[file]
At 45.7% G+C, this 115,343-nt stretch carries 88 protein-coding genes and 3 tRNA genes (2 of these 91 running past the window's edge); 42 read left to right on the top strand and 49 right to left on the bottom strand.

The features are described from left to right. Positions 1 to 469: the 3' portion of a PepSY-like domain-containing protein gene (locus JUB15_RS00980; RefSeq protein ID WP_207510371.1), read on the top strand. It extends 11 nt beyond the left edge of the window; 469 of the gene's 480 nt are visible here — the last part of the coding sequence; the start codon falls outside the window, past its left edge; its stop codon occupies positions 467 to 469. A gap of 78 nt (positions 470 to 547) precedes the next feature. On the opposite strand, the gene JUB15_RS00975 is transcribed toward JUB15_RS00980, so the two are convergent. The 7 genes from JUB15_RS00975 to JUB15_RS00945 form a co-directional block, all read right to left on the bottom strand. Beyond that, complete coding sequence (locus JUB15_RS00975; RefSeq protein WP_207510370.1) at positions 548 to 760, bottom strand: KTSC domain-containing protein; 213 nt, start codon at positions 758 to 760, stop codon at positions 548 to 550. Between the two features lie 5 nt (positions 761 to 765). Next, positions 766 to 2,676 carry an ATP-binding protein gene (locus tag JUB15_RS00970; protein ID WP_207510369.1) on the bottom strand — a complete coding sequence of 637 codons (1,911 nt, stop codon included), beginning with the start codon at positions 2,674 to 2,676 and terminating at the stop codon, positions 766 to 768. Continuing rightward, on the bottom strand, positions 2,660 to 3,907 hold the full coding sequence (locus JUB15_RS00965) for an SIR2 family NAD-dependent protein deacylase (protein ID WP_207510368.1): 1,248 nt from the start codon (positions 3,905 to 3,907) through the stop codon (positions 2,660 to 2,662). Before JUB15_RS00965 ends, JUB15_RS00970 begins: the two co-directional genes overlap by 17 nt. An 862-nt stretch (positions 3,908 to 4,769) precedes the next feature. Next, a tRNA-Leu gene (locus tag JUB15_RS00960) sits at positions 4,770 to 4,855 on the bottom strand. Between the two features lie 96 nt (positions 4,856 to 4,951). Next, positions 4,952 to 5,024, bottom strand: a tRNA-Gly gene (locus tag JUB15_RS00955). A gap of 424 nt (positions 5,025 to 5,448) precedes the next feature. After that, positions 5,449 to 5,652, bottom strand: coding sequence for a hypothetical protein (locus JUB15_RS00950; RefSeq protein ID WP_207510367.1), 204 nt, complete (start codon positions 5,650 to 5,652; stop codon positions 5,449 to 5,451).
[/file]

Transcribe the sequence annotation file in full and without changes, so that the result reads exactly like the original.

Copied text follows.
At 45.7% G+C, this 115,343-nt stretch carries 88 protein-coding genes and 3 tRNA genes (2 of these 91 running past the window's edge); 42 read left to right on the top strand and 49 right to left on the bottom strand.

The features are described from left to right. Positions 1 to 469: the 3' portion of a PepSY-like domain-containing protein gene (locus JUB15_RS00980; RefSeq protein ID WP_207510371.1), read on the top strand. It extends 11 nt beyond the left edge of the window; 469 of the gene's 480 nt are visible here — the last part of the coding sequence; the start codon falls outside the window, past its left edge; its stop codon occupies positions 467 to 469. A gap of 78 nt (positions 470 to 547) precedes the next feature. On the opposite strand, the gene JUB15_RS00975 is transcribed toward JUB15_RS00980, so the two are convergent. The 7 genes from JUB15_RS00975 to JUB15_RS00945 form a co-directional block, all read right to left on the bottom strand. Beyond that, complete coding sequence (locus JUB15_RS00975; RefSeq protein WP_207510370.1) at positions 548 to 760, bottom strand: KTSC domain-containing protein; 213 nt, start codon at positions 758 to 760, stop codon at positions 548 to 550. Between the two features lie 5 nt (positions 761 to 765). Next, positions 766 to 2,676 carry an ATP-binding protein gene (locus tag JUB15_RS00970; protein ID WP_207510369.1) on the bottom strand — a complete coding sequence of 637 codons (1,911 nt, stop codon included), beginning with the start codon at positions 2,674 to 2,676 and terminating at the stop codon, positions 766 to 768. Continuing rightward, on the bottom strand, positions 2,660 to 3,907 hold the full coding sequence (locus JUB15_RS00965) for an SIR2 family NAD-dependent protein deacylase (protein ID WP_207510368.1): 1,248 nt from the start codon (positions 3,905 to 3,907) through the stop codon (positions 2,660 to 2,662). Before JUB15_RS00965 ends, JUB15_RS00970 begins: the two co-directional genes overlap by 17 nt. An 862-nt stretch (positions 3,908 to 4,769) precedes the next feature. Next, a tRNA-Leu gene (locus tag JUB15_RS00960) sits at positions 4,770 to 4,855 on the bottom strand. Between the two features lie 96 nt (positions 4,856 to 4,951). Next, positions 4,952 to 5,024, bottom strand: a tRNA-Gly gene (locus tag JUB15_RS00955). A gap of 424 nt (positions 5,025 to 5,448) precedes the next feature. After that, positions 5,449 to 5,652, bottom strand: coding sequence for a hypothetical protein (locus JUB15_RS00950; RefSeq protein ID WP_207510367.1), 204 nt, complete (start codon positions 5,650 to 5,652; stop codon positions 5,449 to 5,451).